• Hence, total number of cube surfaces exposed = 9 * 6 = 54
• Therefore, the greatest fraction = 26/54 = 13/27

Hence, the correct answer is option B.

Hello ,

I am little bit confused regarding the approach ,
Here are my doubts :
•The question already mentions that there are 27 cubes and exactly one face is painted red => if that’s the case then why we are considering the cubes having more than 1 faces coloured as red ?

• the question asks about the greatest possible fraction of the surface area that could be Red ,

Then the setup should be :
surface Area for red (max case)/ total surface area

Then why you took red coloured faces number , instead of their surface area !

Posted from my mobile device
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Re: Each of 27 white 1-centimeter cubes will have exactly one face painted  [#permalink]

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ScottTargetTestPrep wrote:
Bunuel wrote: Each of 27 white 1-centimeter cubes will have exactly one face painted red. If these 27 cubes are joined together to form one large cube, as shown above, what is the greatest possible fraction of the surface area that could be red?

A. 11/27
B. 13/27
C. 1/2
D. 5/9
E. 19/27

PS93602.01
Quantitative Review 2020 NEW QUESTION

Attachment:
2019-04-26_1734.png

The total surface area of the big cube is 9 x 6 = 54.

The maximum number of red faces that can be exposed on the surface of the big cube is 26 (since one of the unit cubes is inside of the big cube and can’t been seen).

Thus, the greatest possible fraction of the surface area that could be red is 26/54 =13/27.

While visualising , there are 2 cubes at the centre which are hidden The question states only one face of the each of the 27 cubes are red ,

Should we consider only one face or to maximise the fraction ( mentioned in the last line of the question ) , should we consider more than 1 coloured face of a single cube !

Posted from my mobile device
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Joined: 31 Mar 2019
Posts: 99
Re: Each of 27 white 1-centimeter cubes will have exactly one face painted  [#permalink]

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LeenaSai wrote:
EgmatQuantExpert wrote:

Solution

Given
In this question, we are given
• Each of 27 white 1-centimeter cubes will have exactly one face painted red.
• These 27 cubes are joined together to form one large cube, as shown in the given diagram.

To Find
We need to determine
• The greatest possible fraction of the surface area that could be red.

Approach & Working
To maximise the surface area, count as red, except the cube which is at the centre, all the other cubes must have their red surface area exposed.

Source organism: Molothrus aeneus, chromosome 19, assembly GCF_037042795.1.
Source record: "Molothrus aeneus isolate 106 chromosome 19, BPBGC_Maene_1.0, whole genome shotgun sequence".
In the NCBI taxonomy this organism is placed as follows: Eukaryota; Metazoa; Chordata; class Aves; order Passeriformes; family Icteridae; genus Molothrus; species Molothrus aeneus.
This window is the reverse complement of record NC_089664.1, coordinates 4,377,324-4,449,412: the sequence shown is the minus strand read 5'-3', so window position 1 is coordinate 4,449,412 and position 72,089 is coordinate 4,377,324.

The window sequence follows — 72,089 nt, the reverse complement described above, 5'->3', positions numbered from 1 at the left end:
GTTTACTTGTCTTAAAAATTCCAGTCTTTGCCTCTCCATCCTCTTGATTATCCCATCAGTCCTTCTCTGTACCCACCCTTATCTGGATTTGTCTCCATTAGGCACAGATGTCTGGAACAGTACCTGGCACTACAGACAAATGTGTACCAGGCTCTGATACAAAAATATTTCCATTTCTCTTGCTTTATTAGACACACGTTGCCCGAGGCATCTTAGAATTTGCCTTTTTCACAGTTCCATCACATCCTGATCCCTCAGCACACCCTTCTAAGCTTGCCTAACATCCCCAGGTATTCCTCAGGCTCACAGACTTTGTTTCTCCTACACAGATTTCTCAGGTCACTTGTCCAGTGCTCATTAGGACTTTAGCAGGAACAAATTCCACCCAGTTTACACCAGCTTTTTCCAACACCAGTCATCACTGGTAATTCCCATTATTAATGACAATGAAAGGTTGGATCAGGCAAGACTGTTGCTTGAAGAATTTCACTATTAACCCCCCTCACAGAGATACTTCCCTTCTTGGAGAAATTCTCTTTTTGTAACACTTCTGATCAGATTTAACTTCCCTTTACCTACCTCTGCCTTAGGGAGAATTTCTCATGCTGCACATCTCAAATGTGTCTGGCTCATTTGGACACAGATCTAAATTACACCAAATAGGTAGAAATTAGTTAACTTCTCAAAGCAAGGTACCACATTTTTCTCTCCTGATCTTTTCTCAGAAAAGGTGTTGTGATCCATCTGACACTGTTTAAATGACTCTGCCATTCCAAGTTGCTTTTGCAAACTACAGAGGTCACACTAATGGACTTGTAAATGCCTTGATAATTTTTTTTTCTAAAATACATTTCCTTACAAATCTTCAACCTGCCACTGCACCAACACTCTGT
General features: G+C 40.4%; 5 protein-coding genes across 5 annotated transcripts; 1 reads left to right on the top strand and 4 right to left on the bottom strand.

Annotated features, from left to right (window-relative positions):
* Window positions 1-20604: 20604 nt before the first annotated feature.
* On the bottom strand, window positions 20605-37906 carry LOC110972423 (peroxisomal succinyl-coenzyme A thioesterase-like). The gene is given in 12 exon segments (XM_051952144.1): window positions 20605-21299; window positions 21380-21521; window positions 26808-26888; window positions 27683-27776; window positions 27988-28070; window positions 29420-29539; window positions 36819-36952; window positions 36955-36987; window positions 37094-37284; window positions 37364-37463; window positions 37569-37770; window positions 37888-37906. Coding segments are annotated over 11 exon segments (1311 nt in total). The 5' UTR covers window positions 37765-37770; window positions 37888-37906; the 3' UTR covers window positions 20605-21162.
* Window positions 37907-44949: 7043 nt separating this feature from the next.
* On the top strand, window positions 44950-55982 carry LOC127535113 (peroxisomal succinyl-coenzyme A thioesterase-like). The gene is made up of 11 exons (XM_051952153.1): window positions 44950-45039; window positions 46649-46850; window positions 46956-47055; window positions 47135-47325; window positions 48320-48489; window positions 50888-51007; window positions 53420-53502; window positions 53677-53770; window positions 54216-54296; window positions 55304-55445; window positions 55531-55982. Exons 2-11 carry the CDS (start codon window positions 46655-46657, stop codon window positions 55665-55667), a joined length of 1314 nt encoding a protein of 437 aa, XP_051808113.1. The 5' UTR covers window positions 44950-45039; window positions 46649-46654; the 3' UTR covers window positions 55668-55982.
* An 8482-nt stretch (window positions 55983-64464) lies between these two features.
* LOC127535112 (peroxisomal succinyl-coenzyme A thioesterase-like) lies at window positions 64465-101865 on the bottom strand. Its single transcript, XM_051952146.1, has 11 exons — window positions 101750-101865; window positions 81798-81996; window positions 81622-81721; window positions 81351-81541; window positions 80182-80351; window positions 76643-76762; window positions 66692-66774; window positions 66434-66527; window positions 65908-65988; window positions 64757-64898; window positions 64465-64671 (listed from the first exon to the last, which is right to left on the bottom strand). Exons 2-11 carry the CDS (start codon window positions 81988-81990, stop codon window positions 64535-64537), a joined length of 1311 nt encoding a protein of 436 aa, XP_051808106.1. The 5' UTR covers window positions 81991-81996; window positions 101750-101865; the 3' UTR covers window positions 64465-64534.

• Number of cubes with red surface area exposed = 27 – 1 = 26

However, in each surface of the bigger cube, there will be 9 smaller cube surfaces, and there will be total 6 surfaces for the bigger cube.
• Hence, total number of cube surfaces exposed = 9 * 6 = 54
• Therefore, the greatest fraction = 26/54 = 13/27

Hence, the correct answer is option B.

Hello ,

I am little bit confused regarding the approach ,
Here are my doubts :
•The question already mentions that there are 27 cubes and exactly one face is painted red => if that’s the case then why we are considering the cubes having more than 1 faces coloured as red ?

• the question asks about the greatest possible fraction of the surface area that could be Red ,

Then the setup should be :
surface Area for red (max case)/ total surface area

Then why you took red coloured faces number , instead of their surface area !

Posted from my mobile device

chetan2u plz guide
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Posts: 8741
Each of 27 white 1-centimeter cubes will have exactly one face painted  [#permalink]

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Bunuel wrote: Each of 27 white 1-centimeter cubes will have exactly one face painted red. If these 27 cubes are joined together to form one large cube, as shown above, what is the greatest possible fraction of the surface area that could be red?

A. 11/27
B. 13/27
C. 1/2
D. 5/9
E. 19/27

PS93602.01
Quantitative Review 2020 NEW QUESTION

Attachment:
The attachment 2019-04-26_1734.png is no longer available

A very simple and less confusing way is..

STEP I
There are 27 cubes joined to make a bigger cube. As you can see the figure too, 26 of these cubes have at least one of their faces open to air, so we have 26 of $$1*1 cm^2$$ faces colored red.
OR there is 1 cube right in the center which does not have any face open to air, so remaining 26 have at least 1 face open to air.
To maximize the red color, we take that the red colored face is surely open to air.

STEP II
Total surface area in $$cm^2=6*(3*3)=54 cm^2$$